[VoiceOps] WiFi SIP phones recommendations
kris at kriskinc.com
Mon Sep 21 16:05:58 EDT 2015
On Mon, Sep 21, 2015 at 2:40 PM, Robert Johnson <robert.j at bendtel.com> wrote:
> On 09/21/2015 12:32 PM, Aaron Seelye wrote:
>> On 9/19/15 8:42 AM, Jay Ashworth wrote:
>>> ----- Original Message -----
>>>> From: "Alex Balashov" <abalashov at evaristesys.com>
>>>> On 09/08/2015 03:35 PM, Carlos Alvarez wrote:
>>>>> Every Wifi phone I've tried will roam just fine between APs assuming
>>>>> the APs are properly configured.
>>>> Really? Can this take place seamlessly mid-call? With DHCP? What about
>>>> DHCP lease acquisition delay?
>>> An access point is an L1 bridge; everyone on the wireless side of every
>>> AP are all on the same LAN with the same addressing.
>>>> Would such a configuration involve merely bridging all the APs on the
>>>> same LAN segment so that the same DHCP server feeds them? If so, where's
>>>> the guarantee that the DHCP server will lease out the same IP address
>>>> to the client?
>>> Access points. Not routers.
>> This implies that a level of intelligence/sophistication is (or isn't)
>> in the client unit that when it bounces to a new AP it wouldn't run a
>> refresh on the lease. It would be very reasonable to think that an AP
>> with the same name might be on a different subnet (different
>> regions/depts of a large building, or whatever), which would then render
>> the call dead.
>> What you're suggesting is intelligent handoffs similar to a cellular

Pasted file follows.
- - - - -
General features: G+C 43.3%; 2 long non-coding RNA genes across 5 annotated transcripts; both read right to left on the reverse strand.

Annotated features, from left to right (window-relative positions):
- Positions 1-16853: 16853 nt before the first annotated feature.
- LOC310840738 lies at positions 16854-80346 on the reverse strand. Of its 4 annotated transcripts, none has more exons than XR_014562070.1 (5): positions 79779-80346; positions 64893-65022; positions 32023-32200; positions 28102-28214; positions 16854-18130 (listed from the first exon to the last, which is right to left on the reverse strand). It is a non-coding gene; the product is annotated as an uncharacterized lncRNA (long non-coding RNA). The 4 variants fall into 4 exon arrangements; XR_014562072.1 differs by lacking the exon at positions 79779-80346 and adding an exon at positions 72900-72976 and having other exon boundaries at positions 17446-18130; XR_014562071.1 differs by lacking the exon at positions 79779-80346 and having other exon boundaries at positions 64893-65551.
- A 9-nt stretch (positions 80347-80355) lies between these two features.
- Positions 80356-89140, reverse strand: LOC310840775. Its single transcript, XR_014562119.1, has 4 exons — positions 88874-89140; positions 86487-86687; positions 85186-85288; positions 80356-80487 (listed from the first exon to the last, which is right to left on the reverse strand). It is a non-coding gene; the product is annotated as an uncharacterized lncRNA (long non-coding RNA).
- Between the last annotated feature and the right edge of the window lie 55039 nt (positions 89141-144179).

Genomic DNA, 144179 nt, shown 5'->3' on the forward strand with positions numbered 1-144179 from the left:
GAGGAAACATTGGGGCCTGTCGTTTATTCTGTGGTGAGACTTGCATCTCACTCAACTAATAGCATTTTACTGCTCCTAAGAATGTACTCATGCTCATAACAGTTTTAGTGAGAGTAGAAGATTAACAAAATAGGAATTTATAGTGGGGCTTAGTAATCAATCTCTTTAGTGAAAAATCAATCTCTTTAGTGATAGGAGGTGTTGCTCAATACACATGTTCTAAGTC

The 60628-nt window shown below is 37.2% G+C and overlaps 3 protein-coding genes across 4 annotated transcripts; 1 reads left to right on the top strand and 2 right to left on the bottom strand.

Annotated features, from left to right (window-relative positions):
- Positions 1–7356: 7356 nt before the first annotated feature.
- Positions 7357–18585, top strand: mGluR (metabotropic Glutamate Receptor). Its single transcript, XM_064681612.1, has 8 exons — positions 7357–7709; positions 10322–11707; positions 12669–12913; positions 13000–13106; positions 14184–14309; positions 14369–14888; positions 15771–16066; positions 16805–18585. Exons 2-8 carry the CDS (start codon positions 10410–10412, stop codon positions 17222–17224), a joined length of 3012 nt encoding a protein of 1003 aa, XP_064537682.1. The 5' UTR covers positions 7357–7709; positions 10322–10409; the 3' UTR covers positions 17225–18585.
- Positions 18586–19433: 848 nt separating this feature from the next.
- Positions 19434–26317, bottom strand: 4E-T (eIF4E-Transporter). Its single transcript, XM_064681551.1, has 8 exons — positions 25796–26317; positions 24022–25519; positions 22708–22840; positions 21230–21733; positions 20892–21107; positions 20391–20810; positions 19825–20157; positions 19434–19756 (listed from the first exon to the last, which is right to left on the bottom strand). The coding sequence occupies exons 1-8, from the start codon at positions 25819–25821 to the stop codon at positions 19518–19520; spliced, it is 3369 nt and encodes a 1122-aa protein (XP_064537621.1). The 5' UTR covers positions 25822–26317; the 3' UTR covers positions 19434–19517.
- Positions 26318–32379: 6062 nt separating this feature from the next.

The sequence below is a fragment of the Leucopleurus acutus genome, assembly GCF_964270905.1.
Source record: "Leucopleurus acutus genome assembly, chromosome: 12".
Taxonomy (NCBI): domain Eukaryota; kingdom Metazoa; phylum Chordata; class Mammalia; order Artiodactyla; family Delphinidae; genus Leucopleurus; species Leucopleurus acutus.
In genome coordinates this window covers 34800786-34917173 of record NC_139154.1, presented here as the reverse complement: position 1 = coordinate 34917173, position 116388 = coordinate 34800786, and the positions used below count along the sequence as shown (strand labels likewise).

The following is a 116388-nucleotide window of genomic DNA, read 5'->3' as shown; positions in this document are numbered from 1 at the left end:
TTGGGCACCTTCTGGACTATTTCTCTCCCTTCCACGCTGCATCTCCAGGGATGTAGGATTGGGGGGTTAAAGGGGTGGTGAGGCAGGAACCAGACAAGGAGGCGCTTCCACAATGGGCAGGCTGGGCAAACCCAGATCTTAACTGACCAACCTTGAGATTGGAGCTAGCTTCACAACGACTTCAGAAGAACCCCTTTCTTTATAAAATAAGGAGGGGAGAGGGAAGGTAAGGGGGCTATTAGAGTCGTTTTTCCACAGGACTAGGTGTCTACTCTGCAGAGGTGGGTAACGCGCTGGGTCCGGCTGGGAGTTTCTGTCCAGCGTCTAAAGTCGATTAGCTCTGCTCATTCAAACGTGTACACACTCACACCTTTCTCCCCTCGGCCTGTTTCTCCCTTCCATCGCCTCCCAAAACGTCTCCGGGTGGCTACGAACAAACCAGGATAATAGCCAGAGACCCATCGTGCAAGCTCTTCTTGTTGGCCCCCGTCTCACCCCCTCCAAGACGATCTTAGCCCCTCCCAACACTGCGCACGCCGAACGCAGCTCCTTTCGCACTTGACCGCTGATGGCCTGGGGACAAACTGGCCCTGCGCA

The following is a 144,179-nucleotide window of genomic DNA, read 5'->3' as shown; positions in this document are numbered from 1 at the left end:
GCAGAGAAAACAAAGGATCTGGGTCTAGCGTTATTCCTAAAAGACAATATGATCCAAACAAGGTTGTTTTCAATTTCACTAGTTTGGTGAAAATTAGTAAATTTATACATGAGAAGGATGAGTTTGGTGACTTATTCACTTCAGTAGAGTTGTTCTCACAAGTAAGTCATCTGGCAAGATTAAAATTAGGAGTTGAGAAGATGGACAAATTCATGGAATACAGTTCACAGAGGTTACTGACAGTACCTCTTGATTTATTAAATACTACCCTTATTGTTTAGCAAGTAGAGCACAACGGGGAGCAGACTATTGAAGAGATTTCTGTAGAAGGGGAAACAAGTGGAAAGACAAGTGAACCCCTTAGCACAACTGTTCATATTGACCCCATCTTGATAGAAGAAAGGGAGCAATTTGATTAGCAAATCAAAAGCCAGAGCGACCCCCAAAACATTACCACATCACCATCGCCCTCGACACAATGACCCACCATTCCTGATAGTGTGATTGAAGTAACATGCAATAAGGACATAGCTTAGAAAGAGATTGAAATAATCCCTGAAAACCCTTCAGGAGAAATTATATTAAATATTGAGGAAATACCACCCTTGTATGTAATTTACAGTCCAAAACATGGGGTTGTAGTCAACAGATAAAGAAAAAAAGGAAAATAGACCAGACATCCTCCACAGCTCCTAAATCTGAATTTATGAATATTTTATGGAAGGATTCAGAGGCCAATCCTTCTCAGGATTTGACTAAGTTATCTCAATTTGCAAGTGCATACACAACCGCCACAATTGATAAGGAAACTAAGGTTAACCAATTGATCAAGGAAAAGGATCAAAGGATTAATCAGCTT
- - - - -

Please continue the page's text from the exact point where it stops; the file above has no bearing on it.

>> VoiceOps mailing list
>> VoiceOps at voiceops.org
> Correct me if I'm wrong, but doesn't Ubiquiti's UniFi WiFi line do just
> that? Is there something I'm missing when a client moves closer to AP
> "B" and the network dynamically hands off the connection to AP "B"?
> Robert Johnson
> BendTel, Inc.
> Central Oregon's Own Telephone and Internet Service Provider
Per existing standards the network doesn't decide AP selection, the
client does. The only specific roaming extension I know of is 802.11r
which defines a caching mechanism to reduce the authentication delays
associated with switching access points; the goal being that even
fairly complex 802.1x authenticated networks with RADIUS backends, etc
can provide the same general roaming characteristics and timing of
I imagine that various AP equipment vendors with controller based
architectures could (and probably do) implement some things to
influence client behavior and/or improve the roaming experience; such
as enforcing some administrator defined or preferred behavior by
having access points trigger client roaming with carefully controlled
output power, selective disassociation frames, AP/BSS specific
association rules/preferences, etc.
Generally speaking 802.1x is used in cases where the backend network
is almost always the same L2 VLAN where DHCP doesn't really enter the
picture although of course the client can certainly do or try all
kinds of strange things. In fact many 802.1x deployments map user
credentials to different L2 VLANs based on provided access credentials
(even over the same SSID). I would hope that in PSK environments this
remains the case, that is "same SSID = same VLAN".
Of course at the end of the day admins can do all kinds of strange
things (and so can equipment/software vendors).
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